The third view of the discussion of thinking in Chapter 3 is Realism, so the Realist is interested in "thinking observation" as the way to know the external world.
THE REALIST (External World)
Realism: One thing is clear –there is a world spread out around us. I recognize the external world, it is something I can see and think about. I restrict myself to what I see around me.
Realism worldview in Rudolf Steiner's Philosophy Of Freedom
1.3 realist action: Necessity of our nature
Our nature is built up by the external world. “Freedom is to express the necessity of our nature. But we are determined by our nature to act in a fixed and exact way.”
2.3 Realist pursuit of knowledge: Realism
“If one would really know the external world, one must turn one's eye outwards and draw on the fund of experience. Without experience Mind can have no content.”
3.3 Realist thinking: Thinking Contemplation Of Object
“Thinking activity which is directed solely on the observed object (external world) and not on the thinking subject.”
4.3 Realist perception: Pure Perception
“All that is perceived before thinking begins is the pure content of perception. The world would appear as a mere chaotic aggregate of sense-data, colors, sounds, sensations of pressure, of warmth, of taste, of smell, and, lastly, feelings of pleasure and pain. This mass constitutes the world of pure unthinking perception.”
5.3 Realist knowing: World Complete In Itself
“The picture which the thinker constructs concerning the phenomena of the world is regarded, not as part of the real things, but as existing only in men's heads. The world is complete in itself even without this picture. Set the plant before yourself. It connects itself, in your mind, with a definite concept.”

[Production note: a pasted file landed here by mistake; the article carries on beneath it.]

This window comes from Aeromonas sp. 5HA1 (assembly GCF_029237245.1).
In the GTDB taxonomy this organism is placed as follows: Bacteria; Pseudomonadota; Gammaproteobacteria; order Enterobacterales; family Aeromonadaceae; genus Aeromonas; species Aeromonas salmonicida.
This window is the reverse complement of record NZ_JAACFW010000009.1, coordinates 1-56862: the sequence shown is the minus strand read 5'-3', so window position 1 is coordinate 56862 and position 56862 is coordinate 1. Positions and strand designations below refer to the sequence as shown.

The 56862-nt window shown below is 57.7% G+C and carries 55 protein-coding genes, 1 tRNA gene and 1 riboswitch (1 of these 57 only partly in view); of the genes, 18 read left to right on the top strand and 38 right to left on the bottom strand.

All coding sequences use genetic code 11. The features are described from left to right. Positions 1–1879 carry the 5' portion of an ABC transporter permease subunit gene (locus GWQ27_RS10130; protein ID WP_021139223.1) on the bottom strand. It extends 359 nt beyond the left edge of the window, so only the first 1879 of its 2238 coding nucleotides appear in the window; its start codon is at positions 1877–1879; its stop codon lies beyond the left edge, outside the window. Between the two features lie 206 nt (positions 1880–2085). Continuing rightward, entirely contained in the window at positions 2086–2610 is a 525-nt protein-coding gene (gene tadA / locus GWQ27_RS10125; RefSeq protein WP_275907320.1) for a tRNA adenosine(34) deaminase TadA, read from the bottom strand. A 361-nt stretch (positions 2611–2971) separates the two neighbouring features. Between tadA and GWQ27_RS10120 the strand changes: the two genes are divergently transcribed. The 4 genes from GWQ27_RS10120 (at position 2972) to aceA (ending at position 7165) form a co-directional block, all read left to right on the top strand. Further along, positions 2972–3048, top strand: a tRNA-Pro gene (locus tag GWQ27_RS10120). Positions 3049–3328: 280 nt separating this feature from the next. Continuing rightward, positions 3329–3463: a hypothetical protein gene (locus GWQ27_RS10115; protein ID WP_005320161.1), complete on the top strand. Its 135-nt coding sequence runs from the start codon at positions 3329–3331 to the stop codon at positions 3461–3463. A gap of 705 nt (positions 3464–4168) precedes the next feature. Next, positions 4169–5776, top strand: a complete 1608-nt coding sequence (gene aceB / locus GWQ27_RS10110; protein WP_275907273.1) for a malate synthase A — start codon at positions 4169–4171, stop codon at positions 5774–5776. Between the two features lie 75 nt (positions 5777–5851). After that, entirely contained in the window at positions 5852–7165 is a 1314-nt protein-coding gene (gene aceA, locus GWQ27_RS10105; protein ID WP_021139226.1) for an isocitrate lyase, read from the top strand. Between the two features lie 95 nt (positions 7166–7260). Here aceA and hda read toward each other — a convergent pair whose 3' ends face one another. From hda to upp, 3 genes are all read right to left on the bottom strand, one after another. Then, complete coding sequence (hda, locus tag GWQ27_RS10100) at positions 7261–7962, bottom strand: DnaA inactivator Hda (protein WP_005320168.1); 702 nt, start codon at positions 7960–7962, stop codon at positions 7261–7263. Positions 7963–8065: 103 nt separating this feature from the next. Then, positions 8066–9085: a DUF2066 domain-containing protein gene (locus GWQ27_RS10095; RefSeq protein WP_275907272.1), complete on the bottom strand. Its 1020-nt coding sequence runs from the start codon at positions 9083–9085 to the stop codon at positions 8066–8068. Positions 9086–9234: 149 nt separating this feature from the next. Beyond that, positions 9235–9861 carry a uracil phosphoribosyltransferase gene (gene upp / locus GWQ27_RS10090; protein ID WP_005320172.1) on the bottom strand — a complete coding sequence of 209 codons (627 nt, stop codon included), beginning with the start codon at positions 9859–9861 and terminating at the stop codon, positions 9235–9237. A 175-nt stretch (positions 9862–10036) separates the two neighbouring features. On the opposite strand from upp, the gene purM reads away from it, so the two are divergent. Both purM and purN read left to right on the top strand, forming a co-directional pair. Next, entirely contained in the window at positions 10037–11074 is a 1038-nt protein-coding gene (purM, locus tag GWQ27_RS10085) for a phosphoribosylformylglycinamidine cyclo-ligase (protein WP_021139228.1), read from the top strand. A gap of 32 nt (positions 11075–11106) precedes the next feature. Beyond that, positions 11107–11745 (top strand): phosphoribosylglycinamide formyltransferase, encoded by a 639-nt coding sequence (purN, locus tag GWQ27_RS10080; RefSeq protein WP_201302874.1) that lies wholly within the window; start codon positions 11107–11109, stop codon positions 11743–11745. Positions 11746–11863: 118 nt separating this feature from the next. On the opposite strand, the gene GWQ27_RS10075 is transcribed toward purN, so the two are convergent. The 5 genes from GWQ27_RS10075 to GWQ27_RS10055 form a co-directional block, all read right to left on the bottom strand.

6.3 Realist individual representation of reality: Representation Of “Real” Object
“An idea is therefore nothing but an individualized concept. And now we can see how “real” objects can be represented to us by ideas. The full reality of a thing is present to us in the moment of observation through the combination of concept and percept.”
7.3 Realist cognition: Reconcile Familiar Percepts and Concepts
“A world of percepts, conditioned by time, space, and our subjective organization, stands over against a world of concepts expressing the totality of the universe. Our task consists in reconciling these two spheres, both of which we are familiar.”
8.3 Realist personality: Feeling Is Real
“Feeling is something real but incomplete which, in the first form in which it is given to us, does not yet contain its second factor: the concept or idea. In actual life, feelings, like percepts, appear prior to knowledge.”
9.3 Realist idea to act: Characterological disposition
“The characterological disposition consists of the more or less permanent content of the individual's life, that is, of his habitual ideas and feelings.” The characterological disposition is built up by experience and one's environment.
10.3 Realist moral authority: Reject Inferring Unexperienced Reality
“Whereas the Materialistic Dualist turns man into an automaton, the Spiritualistic Dualist makes man the slave of the will of the Absolute. Any metaphysical realism which infers something outside man as true reality and which does not experience this reality, is out of the question.”
11.3 Realist purpose: “Real” Factor In Purpose
“In order to have a purposive connection it is not only necessary to have an ideal connection of consequent and antecedent according to law, but the concept (law) of the effect must really, i.e., by means of a perceptible process, influence the cause.”
12.3 Realist moral idea: Moral Technique
“Moral action, in addition to the faculty of having moral ideas (moral intuition) and moral imagination, is the ability to transform the world of percepts without violating the natural laws by which these are connected. This ability is moral technique.”
13.3 Realist value of life: Service To The World
“He attempts, in keeping with the fashion of our age, to base his world-view on experience. By observation of life he hopes to discover whether there is more pain or more pleasure in the world. It is man's duty to permeate his whole being with the recognition that the pursuit of individual satisfaction (Egoism) is a folly, and that he ought to be guided solely by the task of unselfish service to the world."
14.3 Realist individuality: Social Position
“Man sees in woman, woman in man, almost always too much of the generic characteristics of the other's gender, and too little of what is individual in the other. In practical life this does less harm to men than to women.”
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